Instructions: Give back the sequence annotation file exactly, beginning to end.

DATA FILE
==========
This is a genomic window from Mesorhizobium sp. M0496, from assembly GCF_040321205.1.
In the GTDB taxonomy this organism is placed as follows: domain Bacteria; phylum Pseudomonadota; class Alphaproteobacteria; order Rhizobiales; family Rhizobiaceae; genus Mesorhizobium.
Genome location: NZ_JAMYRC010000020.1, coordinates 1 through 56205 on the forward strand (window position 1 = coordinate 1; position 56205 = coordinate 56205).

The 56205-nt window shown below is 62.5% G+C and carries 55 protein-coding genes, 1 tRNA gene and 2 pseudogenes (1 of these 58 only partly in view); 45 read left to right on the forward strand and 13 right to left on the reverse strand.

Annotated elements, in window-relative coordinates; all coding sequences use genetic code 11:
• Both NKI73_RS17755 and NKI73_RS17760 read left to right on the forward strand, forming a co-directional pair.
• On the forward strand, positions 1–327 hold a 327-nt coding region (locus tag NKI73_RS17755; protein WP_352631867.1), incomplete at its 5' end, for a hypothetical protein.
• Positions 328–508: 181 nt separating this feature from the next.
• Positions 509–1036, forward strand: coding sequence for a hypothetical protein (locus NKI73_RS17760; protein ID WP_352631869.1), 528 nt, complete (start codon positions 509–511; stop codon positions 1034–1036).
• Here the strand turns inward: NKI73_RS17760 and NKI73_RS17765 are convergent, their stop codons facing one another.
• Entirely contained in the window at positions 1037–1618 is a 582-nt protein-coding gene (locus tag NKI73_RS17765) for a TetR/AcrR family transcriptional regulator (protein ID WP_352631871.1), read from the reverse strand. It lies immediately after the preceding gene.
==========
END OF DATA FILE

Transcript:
This is a genomic window from Mesorhizobium sp. M0496, from assembly GCF_040321205.1.
In the GTDB taxonomy this organism is placed as follows: domain Bacteria; phylum Pseudomonadota; class Alphaproteobacteria; order Rhizobiales; family Rhizobiaceae; genus Mesorhizobium.
Genome location: NZ_JAMYRC010000020.1, coordinates 1 through 56205 on the forward strand (window position 1 = coordinate 1; position 56205 = coordinate 56205).

The 56205-nt window shown below is 62.5% G+C and carries 55 protein-coding genes, 1 tRNA gene and 2 pseudogenes (1 of these 58 only partly in view); 45 read left to right on the forward strand and 13 right to left on the reverse strand.

Annotated elements, in window-relative coordinates; all coding sequences use genetic code 11:
• Both NKI73_RS17755 and NKI73_RS17760 read left to right on the forward strand, forming a co-directional pair.
• On the forward strand, positions 1–327 hold a 327-nt coding region (locus tag NKI73_RS17755; protein WP_352631867.1), incomplete at its 5' end, for a hypothetical protein.
• Positions 328–508: 181 nt separating this feature from the next.
• Positions 509–1036, forward strand: coding sequence for a hypothetical protein (locus NKI73_RS17760; protein ID WP_352631869.1), 528 nt, complete (start codon positions 509–511; stop codon positions 1034–1036).
• Here the strand turns inward: NKI73_RS17760 and NKI73_RS17765 are convergent, their stop codons facing one another.
• Entirely contained in the window at positions 1037–1618 is a 582-nt protein-coding gene (locus tag NKI73_RS17765) for a TetR/AcrR family transcriptional regulator (protein ID WP_352631871.1), read from the reverse strand. It lies immediately after the preceding gene.